Practice Relating to Rule 51. Public and Private Property in Occupied Territory
In its judgment in the Prefecture of Voiotia case in 1997, Greece’s Court of First Instance of Leivadia stated:
[T]he occupant is obliged to respect, during the administration of the occupied land, the legislation of the latter (article 43 of the fourth Hague Convention 1907) as well as international law, including the provisions of the Regulation of Laws and Customs of War on Land, annexed to the fourth Hague Convention (19th October 1907) … especially the provision of article 46, according to which “… private property … must be respected”. This rule is generally accepted as constituting peremptory international customary law (jus cogens
In its judgment in the Margellos case in 1999, Greece’s Court of Appeal of Athens stated:
The generally accepted rules of international law that govern the obligations of the occupying power in relation to the administration of the occupied land are included in the Regulation of Laws and Customs of War on Land, annexed to the fourth Hague Convention (19th October 1907). Although not ratified by Greece, this Regulation constitutes international customary law (see the judgement of the International Military Tribunal for Germany) … The deliberate arson and damage to property, in violation of international ius cogens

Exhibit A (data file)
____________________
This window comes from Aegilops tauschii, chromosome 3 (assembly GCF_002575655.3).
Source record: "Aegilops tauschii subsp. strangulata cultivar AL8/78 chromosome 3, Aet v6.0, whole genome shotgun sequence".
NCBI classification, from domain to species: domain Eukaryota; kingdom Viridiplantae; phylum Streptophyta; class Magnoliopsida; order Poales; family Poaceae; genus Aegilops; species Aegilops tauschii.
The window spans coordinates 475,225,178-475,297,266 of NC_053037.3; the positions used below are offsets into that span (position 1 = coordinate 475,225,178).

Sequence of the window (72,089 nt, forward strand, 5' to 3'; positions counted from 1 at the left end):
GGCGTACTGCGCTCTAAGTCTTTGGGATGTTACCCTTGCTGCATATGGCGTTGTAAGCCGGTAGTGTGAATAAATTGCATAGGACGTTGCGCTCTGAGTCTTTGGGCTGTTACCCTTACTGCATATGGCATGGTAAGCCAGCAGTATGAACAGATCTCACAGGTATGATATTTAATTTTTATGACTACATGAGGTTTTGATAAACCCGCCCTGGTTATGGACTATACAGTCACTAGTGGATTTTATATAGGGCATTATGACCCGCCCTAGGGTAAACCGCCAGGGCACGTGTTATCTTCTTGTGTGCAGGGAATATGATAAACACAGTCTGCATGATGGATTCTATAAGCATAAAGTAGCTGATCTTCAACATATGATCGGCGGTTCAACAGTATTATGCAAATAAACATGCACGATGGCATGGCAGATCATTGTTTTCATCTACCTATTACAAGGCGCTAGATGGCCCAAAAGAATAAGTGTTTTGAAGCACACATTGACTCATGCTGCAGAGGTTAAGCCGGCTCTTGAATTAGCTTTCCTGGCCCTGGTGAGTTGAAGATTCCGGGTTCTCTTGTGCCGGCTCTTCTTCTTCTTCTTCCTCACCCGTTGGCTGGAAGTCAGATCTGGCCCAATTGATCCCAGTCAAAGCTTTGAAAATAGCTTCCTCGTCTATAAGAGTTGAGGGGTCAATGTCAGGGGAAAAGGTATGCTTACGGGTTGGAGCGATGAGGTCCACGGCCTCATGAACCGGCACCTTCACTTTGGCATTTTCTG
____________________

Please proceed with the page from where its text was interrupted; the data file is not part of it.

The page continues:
rules, committed by the German occupation army against Greek civilians, are of a iure gestionis
nature, because these acts do not form part of the powers that can be exercised by an occupation army. The above-mentioned rule is of a ius cogens
nature and its violation deprives the foreign state of the right to claim immunity.